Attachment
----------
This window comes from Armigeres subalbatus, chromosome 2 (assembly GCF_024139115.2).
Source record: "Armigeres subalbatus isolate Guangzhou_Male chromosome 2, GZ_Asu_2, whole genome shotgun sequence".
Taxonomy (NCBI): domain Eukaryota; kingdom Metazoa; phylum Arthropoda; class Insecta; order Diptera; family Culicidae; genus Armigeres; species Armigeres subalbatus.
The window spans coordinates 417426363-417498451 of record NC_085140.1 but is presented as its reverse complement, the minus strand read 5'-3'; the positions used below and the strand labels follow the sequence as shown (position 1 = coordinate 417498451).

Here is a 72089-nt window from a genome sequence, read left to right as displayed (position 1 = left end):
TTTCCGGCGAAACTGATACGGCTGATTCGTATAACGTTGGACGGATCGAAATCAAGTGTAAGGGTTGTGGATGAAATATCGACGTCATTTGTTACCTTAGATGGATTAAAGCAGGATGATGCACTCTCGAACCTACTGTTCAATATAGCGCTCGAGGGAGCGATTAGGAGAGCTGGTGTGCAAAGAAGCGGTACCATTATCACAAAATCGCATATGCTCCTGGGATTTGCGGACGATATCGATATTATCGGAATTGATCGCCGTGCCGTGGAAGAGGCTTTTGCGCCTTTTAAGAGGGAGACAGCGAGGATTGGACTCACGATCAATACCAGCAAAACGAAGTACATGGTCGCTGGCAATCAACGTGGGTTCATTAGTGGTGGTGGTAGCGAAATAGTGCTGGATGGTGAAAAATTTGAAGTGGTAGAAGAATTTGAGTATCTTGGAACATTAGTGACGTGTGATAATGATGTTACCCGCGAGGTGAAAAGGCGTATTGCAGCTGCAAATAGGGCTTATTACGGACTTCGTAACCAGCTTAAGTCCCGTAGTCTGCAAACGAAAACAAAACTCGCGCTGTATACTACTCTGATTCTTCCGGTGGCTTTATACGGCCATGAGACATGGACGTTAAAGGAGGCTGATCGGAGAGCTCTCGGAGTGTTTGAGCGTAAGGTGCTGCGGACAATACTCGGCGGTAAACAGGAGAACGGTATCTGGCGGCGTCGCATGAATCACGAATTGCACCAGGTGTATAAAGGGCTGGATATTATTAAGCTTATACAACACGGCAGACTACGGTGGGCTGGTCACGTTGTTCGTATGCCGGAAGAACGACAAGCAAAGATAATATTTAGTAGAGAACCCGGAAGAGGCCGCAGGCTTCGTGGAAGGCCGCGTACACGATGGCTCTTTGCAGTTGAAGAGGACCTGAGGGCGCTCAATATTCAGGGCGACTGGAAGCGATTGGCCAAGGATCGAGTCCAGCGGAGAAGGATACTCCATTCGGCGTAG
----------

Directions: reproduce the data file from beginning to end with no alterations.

This window comes from Armigeres subalbatus, chromosome 2 (assembly GCF_024139115.2).
Source record: "Armigeres subalbatus isolate Guangzhou_Male chromosome 2, GZ_Asu_2, whole genome shotgun sequence".
Taxonomy (NCBI): domain Eukaryota; kingdom Metazoa; phylum Arthropoda; class Insecta; order Diptera; family Culicidae; genus Armigeres; species Armigeres subalbatus.
The window spans coordinates 417426363-417498451 of record NC_085140.1 but is presented as its reverse complement, the minus strand read 5'-3'; the positions used below and the strand labels follow the sequence as shown (position 1 = coordinate 417498451).

Here is a 72089-nt window from a genome sequence, read left to right as displayed (position 1 = left end):
TTTCCGGCGAAACTGATACGGCTGATTCGTATAACGTTGGACGGATCGAAATCAAGTGTAAGGGTTGTGGATGAAATATCGACGTCATTTGTTACCTTAGATGGATTAAAGCAGGATGATGCACTCTCGAACCTACTGTTCAATATAGCGCTCGAGGGAGCGATTAGGAGAGCTGGTGTGCAAAGAAGCGGTACCATTATCACAAAATCGCATATGCTCCTGGGATTTGCGGACGATATCGATATTATCGGAATTGATCGCCGTGCCGTGGAAGAGGCTTTTGCGCCTTTTAAGAGGGAGACAGCGAGGATTGGACTCACGATCAATACCAGCAAAACGAAGTACATGGTCGCTGGCAATCAACGTGGGTTCATTAGTGGTGGTGGTAGCGAAATAGTGCTGGATGGTGAAAAATTTGAAGTGGTAGAAGAATTTGAGTATCTTGGAACATTAGTGACGTGTGATAATGATGTTACCCGCGAGGTGAAAAGGCGTATTGCAGCTGCAAATAGGGCTTATTACGGACTTCGTAACCAGCTTAAGTCCCGTAGTCTGCAAACGAAAACAAAACTCGCGCTGTATACTACTCTGATTCTTCCGGTGGCTTTATACGGCCATGAGACATGGACGTTAAAGGAGGCTGATCGGAGAGCTCTCGGAGTGTTTGAGCGTAAGGTGCTGCGGACAATACTCGGCGGTAAACAGGAGAACGGTATCTGGCGGCGTCGCATGAATCACGAATTGCACCAGGTGTATAAAGGGCTGGATATTATTAAGCTTATACAACACGGCAGACTACGGTGGGCTGGTCACGTTGTTCGTATGCCGGAAGAACGACAAGCAAAGATAATATTTAGTAGAGAACCCGGAAGAGGCCGCAGGCTTCGTGGAAGGCCGCGTACACGATGGCTCTTTGCAGTTGAAGAGGACCTGAGGGCGCTCAATATTCAGGGCGACTGGAAGCGATTGGCCAAGGATCGAGTCCAGCGGAGAAGGATACTCCATTCGGCGTAG